From: Brenda Lana Smith R.af D.
Mystery over surge in Victoria's HIV rate - t...
Mystery over surge in Victoria's HIV rate
December 1 2002
By Liz Minchin
The number of Victorians diagnosed with HIV has surged in the past year,
particularly among gay men, heterosexual women and injecting drug users.
According to the latest Victorian Infectious Diseases Bulletin, which is
about to be published, there were 233 HIV notifications in Victoria during
the 12 months from July 2001 to June 2002, up from 196 notifications the
Around Australia, South Australia was the only other state or territory to
post an increase in HIV diagnoses in 2001. Despite the falling national
trend, in Victoria HIV notifications have shot up since 1999, when they fell
to a low of 139 new diagnoses.
The head of the Burnet Institute's epidemiology and social research unit,
Margaret Hellard, said there were no clear reasons for Victoria's apparent
HIV spike, but that it may be linked to more people having unsafe sex.
"There is lots of evidence that more people - gay and straight - are having
unprotected intercourse because of the increase we've seen in chlamydia and
syphilis and, until last year, gonorrhoea," Dr Hellard said.
The increase in infections happened across different risk groups,
particularly among men having sex with men, heterosexual women - though not
to the same extent, and injecting drug users.
The report also showed a 24 per cent rise in newly acquired HIV - people
infected within the past 12 months - for the year to June 2002.
Dr Hellard said newly acquired HIV cases helped indicate whether there were
new transmissions of HIV happening or, alternatively, that more people who
had carried the virus for a long time had only just been tested.
"The fact that those cases are going up too is important, because it adds
weight to the idea that this is not just a blip, but that there are more
infections occurring," she said.
The vice-president of the National Association of People Living with
HIV/AIDS, David Menadue, said no one could understand why Victoria's HIV
figures were so different.
"There are a lot of theories around, but it's really a bit of a mystery," he
said. "I don't think Melbourne's gay population is any less responsible
(about safe sex) than in Sydney or other places."
Others are concerned that HIV campaigns continue to focus so heavily on gay
men, letting heterosexuals wrongly think it's only a "gay man's disease".
Michael Rogerson, the executive director of Straight Arrows, a support group
for heterosexual people with HIV, said he had heard of a growing number of
straight travellers bringing home HIV from overseas.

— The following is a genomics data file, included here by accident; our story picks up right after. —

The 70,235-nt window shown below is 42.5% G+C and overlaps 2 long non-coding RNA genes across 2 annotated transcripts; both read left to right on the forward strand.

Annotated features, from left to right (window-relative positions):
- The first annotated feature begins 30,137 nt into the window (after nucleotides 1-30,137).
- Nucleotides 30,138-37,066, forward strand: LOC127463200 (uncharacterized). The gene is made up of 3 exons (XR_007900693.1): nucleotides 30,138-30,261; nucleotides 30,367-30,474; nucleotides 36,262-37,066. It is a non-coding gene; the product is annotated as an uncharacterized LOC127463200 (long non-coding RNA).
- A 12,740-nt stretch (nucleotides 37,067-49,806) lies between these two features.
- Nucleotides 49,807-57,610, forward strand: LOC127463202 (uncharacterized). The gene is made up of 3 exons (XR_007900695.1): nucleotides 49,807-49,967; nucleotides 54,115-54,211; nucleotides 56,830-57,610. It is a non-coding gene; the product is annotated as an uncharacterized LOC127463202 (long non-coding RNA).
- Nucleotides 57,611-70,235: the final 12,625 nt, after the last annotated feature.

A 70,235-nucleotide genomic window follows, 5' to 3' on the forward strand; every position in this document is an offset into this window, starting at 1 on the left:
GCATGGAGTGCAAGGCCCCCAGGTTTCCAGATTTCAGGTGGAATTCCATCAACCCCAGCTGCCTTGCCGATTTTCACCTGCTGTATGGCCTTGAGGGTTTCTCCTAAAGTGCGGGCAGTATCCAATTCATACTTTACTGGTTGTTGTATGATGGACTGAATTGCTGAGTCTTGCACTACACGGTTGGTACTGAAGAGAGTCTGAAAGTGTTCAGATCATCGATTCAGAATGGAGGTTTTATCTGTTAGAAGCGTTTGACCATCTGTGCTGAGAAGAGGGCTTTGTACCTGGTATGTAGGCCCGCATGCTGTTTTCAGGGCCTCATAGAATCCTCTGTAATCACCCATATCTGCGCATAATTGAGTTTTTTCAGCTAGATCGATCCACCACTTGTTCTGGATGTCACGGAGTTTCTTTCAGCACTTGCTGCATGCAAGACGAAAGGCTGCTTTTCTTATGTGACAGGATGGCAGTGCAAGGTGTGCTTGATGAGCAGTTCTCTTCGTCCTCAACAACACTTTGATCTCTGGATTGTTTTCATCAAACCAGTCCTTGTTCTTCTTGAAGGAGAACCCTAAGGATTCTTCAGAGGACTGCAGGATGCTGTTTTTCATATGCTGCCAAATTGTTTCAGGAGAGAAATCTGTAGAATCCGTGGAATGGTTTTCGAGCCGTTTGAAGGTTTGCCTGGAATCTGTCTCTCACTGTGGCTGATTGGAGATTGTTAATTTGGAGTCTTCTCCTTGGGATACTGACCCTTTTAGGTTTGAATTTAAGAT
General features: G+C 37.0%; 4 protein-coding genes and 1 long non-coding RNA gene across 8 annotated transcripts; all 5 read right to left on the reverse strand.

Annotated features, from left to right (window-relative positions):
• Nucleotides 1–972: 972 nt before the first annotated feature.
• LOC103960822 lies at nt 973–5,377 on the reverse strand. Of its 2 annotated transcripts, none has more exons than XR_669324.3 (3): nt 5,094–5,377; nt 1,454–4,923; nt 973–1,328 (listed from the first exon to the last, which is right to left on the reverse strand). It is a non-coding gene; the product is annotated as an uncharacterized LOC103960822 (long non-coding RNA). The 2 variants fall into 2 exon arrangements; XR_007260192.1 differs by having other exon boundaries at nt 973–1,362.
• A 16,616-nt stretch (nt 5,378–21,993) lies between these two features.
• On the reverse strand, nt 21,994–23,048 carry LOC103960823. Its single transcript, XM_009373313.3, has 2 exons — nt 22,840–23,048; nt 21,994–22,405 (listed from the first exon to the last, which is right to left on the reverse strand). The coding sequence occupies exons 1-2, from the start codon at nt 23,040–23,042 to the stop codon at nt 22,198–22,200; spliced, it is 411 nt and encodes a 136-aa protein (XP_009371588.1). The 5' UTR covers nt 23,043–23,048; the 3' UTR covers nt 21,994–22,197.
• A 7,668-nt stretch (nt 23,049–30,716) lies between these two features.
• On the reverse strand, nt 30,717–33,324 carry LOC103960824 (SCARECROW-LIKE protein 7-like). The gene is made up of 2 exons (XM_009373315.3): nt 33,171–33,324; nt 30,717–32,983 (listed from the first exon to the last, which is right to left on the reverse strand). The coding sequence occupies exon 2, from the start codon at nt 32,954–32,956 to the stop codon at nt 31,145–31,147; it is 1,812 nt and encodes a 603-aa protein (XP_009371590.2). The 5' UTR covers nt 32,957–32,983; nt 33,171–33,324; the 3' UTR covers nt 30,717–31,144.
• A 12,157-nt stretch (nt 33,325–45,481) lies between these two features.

"Anecdotally, it seems to be young women who going off on an adventure to
Africa and coming back infected with HIV but not knowing it, while guys are
going to places like Thailand or the Philippines, getting drunk, doing
something stupid, and getting infected," Mr Rogerson said.
"It's understandable that most of the prevention effort goes into gay men,
because that's the highest risk group in Australia. But I think it's
reaching a point where we need broader campaigns."
The chief executive of VicHealth and chairman of the ministerial committee
on AIDS, Rob Moodie, said he thought complacency had allowed HIV and AIDS to
drop off the public agenda.
"During the 1990s we saw much lower death rates, which was terrific, and HIV
went from being a fatal disease to a chronic manageable disease," Dr Moodie
said. "But partly because of that . . . there was some complacency in our
system of education and prevention, and things like condom promotion and
safe sex education aren't yet back to the levels they can and should be."
VicHealth plans to tackle the rising HIV rate with a number of education
programs, including one to better inform newly arrived migrants,
particularly those from high-risk countries, and revitalising a GP education
Of the 233 Victorians diagnosed with HIV in the year to June, 204 (88 per
cent) were male, 28 (12 per cent) were female, and one was transgender. Gay
or bisexual men who were exposed to HIV through sex accounted for 148 of the
cases; 23 men and 15 women were infected through heterosexual sex.
Last year there were about 12,730 people living with HIV/AIDS around
Australia, about 4250 of them in Victoria, according to the 2002 Annual
Surveillance Report on HIV/AIDS.
© 2002 The Age Company Ltd
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